Many siding choices are available in aluminum and steel. These products are relatively low maintenance and fire resistant. They are environmentally-friendly because they are usually made from recycled material. Installers will need special tools to cut metal siding, and it is more susceptible to dents than most other siding choices.
Vinyl siding is made from Polyvinyl Chloride (PVC). It is colored during manufacturing and never needs to be painted or stained. It also resists rot and insects, making it a very low-maintenance option. Some vinyl siding may be damaged by extremely cold temperatures. Because of the joints and mounting, vinyl siding isn’t waterproof, so homeowners must install a weather barrier under the product.
Concrete fiber siding is made using concrete, a binding agent and wood fibers. It has a low-moisture content so it is less likely to warp than traditional wood products, and it’s more fire-resistant than wood. However, it is significantly heavier than wood. If not properly installed, moisture damage may be a problem for some concrete-fiber products. Installers will need special tools to cut this material.
Engineered wood is made from combining wood strands and fibers with a resin and pressing the material into a board. It is then treated to prevent water damage. These boards are often stronger and less expensive than traditional wood. The product is significantly lighter than wood siding. It’s typically available in longer lengths than traditional wood, meaning there will be fewer seams on the finished structure.
Who should buy siding?
Most homeowners will either have to perform maintenance on their existing siding or replace it at some point.
Rental property owners
Those who own and rent out real estate will need to maintain the siding on their rental properties regularly and replace it when necessary.
Environmentally-conscious consumers looking to reduce their carbon footprint will want to consider replacing their siding to make their homes more energy efficient.
People who like performing home repairs and doing maintenance themselves should consider replacing their siding on their own when the time comes to do so.
- What is the most durable siding?
- The most durable siding option is stucco. With proper maintenance, stucco can last as long as 50 years. Other great options include:
- Metal siding
- Fiber cement siding
- Vinyl siding
- Brick siding
- What is the best vinyl siding thickness?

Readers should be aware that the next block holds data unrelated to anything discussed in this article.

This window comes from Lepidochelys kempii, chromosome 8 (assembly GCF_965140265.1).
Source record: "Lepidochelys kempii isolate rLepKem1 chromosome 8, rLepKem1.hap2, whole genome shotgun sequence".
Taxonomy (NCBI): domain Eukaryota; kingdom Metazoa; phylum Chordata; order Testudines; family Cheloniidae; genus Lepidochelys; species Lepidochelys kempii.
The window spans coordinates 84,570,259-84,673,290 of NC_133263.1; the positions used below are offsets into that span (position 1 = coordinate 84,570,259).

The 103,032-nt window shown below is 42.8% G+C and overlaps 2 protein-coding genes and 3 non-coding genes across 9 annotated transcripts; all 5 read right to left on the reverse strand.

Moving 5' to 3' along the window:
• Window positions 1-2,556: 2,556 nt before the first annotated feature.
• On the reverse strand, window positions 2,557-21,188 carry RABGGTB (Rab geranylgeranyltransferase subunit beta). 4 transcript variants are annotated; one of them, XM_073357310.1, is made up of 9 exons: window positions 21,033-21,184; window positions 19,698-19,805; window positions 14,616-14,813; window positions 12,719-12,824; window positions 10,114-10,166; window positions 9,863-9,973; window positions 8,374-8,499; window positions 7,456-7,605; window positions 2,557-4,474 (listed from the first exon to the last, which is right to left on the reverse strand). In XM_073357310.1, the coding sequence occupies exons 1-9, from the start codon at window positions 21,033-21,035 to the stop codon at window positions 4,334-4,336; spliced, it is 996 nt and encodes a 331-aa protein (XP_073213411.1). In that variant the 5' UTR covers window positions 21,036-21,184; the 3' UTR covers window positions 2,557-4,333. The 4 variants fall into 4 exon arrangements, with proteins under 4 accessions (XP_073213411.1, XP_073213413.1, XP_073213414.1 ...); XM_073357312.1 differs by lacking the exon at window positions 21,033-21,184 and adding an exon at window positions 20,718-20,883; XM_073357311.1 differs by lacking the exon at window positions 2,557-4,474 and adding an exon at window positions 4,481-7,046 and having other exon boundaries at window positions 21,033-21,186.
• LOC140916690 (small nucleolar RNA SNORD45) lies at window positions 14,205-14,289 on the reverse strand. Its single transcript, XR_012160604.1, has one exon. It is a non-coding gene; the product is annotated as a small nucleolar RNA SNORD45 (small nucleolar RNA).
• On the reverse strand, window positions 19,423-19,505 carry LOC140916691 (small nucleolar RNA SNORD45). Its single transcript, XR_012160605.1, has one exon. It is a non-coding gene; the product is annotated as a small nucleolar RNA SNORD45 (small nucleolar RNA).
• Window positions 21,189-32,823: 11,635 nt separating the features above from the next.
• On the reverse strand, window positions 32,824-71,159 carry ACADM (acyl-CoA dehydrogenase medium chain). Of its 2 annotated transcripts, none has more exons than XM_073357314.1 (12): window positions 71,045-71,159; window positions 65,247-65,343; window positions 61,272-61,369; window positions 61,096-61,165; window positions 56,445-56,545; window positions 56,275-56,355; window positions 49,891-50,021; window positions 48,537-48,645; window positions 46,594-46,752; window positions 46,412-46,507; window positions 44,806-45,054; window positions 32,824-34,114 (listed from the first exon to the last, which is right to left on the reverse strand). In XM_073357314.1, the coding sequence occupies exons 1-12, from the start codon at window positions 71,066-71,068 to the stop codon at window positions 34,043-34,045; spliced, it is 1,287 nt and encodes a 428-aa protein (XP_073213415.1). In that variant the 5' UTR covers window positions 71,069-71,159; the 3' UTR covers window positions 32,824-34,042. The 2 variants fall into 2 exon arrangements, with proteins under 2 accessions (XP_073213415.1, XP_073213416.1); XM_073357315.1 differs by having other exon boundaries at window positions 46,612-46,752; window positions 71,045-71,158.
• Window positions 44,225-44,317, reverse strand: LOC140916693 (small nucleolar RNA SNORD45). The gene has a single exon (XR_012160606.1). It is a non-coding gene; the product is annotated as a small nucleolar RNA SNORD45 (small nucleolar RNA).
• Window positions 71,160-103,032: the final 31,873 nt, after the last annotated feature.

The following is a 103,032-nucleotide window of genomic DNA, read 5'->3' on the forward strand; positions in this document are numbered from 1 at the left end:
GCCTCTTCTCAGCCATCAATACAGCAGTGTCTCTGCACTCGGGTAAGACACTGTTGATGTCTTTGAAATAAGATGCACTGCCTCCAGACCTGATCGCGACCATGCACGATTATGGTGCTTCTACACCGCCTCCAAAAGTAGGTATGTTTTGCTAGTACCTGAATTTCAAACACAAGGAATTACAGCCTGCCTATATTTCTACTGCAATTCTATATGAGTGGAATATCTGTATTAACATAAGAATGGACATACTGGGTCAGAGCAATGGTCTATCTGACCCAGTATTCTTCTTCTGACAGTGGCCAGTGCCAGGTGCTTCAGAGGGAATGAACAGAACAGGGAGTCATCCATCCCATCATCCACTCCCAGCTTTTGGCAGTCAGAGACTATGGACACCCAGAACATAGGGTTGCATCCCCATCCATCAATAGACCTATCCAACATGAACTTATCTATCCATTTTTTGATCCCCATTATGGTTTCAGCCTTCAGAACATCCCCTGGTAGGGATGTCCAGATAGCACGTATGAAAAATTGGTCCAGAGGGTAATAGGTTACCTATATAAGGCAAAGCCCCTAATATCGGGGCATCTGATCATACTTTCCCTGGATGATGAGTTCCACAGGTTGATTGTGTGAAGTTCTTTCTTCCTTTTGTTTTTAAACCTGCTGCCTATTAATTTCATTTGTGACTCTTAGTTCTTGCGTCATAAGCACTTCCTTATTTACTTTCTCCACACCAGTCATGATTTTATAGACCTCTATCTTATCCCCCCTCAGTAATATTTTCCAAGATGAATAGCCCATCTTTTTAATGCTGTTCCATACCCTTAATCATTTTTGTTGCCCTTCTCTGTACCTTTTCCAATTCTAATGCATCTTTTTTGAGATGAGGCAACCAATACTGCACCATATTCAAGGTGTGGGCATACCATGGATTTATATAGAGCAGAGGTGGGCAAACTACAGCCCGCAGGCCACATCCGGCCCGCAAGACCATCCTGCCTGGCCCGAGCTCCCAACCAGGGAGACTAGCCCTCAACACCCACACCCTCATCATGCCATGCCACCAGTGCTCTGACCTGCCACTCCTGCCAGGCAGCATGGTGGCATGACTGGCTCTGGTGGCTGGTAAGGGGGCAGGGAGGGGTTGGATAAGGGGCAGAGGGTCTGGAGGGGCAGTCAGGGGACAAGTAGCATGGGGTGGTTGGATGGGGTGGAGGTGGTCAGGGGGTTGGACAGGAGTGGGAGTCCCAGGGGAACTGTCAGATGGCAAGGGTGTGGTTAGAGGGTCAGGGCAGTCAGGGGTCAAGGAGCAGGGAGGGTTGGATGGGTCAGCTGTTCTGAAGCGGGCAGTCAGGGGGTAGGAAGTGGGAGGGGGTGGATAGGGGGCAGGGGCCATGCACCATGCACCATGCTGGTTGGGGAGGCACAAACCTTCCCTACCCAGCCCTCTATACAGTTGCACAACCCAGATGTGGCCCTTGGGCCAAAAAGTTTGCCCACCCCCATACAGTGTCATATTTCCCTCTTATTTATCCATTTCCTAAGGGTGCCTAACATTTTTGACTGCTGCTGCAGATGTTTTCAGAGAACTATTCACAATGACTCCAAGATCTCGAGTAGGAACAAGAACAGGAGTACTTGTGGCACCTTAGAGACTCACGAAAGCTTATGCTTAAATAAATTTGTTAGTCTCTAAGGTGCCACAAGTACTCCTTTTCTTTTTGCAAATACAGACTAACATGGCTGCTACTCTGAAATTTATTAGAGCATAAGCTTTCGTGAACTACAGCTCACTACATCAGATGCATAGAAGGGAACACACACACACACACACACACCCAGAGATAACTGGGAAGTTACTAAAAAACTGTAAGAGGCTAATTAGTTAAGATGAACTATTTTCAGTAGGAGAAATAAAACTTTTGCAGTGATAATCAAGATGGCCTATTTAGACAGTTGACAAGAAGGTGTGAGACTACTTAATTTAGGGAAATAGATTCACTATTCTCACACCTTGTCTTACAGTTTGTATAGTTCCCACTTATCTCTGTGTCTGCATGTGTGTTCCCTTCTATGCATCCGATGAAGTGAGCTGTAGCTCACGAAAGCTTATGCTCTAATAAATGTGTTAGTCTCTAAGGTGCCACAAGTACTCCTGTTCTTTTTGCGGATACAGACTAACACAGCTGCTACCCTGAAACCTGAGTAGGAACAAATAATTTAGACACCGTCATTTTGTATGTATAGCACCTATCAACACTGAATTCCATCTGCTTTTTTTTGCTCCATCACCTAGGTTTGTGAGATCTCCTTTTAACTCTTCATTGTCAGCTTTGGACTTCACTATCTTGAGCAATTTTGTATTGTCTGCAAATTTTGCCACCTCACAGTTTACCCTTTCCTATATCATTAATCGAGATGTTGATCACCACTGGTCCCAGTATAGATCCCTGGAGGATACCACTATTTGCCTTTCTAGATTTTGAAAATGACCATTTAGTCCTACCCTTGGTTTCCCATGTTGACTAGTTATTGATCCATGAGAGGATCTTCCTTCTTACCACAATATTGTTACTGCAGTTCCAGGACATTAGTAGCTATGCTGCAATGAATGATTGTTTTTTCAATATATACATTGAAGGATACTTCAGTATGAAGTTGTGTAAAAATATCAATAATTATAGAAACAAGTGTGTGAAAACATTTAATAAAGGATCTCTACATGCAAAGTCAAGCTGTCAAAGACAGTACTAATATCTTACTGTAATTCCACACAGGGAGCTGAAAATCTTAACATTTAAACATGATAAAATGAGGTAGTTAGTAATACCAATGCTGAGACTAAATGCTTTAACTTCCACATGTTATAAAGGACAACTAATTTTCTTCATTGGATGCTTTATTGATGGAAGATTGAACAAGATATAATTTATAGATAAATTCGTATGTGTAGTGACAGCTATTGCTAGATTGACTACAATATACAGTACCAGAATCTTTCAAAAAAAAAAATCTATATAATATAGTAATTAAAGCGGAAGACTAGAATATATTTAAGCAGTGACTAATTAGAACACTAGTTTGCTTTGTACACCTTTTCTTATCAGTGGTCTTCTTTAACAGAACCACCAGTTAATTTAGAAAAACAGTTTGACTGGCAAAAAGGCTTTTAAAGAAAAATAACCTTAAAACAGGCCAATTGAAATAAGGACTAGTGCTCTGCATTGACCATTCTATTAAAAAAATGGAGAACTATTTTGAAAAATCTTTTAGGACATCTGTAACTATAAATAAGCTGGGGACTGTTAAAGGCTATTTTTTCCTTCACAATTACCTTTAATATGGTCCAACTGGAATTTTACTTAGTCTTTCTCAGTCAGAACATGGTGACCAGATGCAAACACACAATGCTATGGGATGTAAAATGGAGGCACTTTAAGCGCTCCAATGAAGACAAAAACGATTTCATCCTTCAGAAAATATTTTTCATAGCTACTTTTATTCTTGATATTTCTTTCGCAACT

- The most durable vinyl panels are up to 0.05 inches thick, but vinyl siding thickness can start at a thickness of .035 inches.
- How much does it cost to side a 1,500 sq ft house?
- The average cost for a vinyl siding installation is about $6,700, or $4.50 per square foot. High-quality vinyl siding costs even more, up to as much as $7 per square foot.
- Does insulated siding really work?
- Yes, insulated siding does work:
- Insulated siding forms a barrier between the air outside and the conditioned air inside your home.
- This makes your home much more energy-efficient by keeping your HVAC system from working more than it has to.
- This, in turn, lowers your energy bills and saves you money over the long term.
Insulated siding also increases your home value because buyers are looking to get these benefits as well.
- How long does insulated vinyl siding last?
- Generally, insulated vinyl siding lasts up to 40 years or more. While it is more expensive to install than normal vinyl siding, insulated vinyl pays you back for the added expense over its lifetime in the form of energy savings and higher home value.
- Can vinyl siding be installed vertically?
- Yes, you can install vinyl siding vertically. This method provides a different look and makes your siding easier to clean, too. However, installation is generally more complex — and more expensive.
- Does siding increase home value?
- Yes, siding does increase a home’s value. Not only does siding look nice, but it can also provide energy savings by insulating the home, both of which are attractive to potential buyers.
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Information in this guide is general in nature and is intended for informational purposes only; it is not legal, health, investment or tax advice. ConsumerAffairs.com makes no representation as to the accuracy of the information provided and assumes no liability for any damages or loss arising from its use.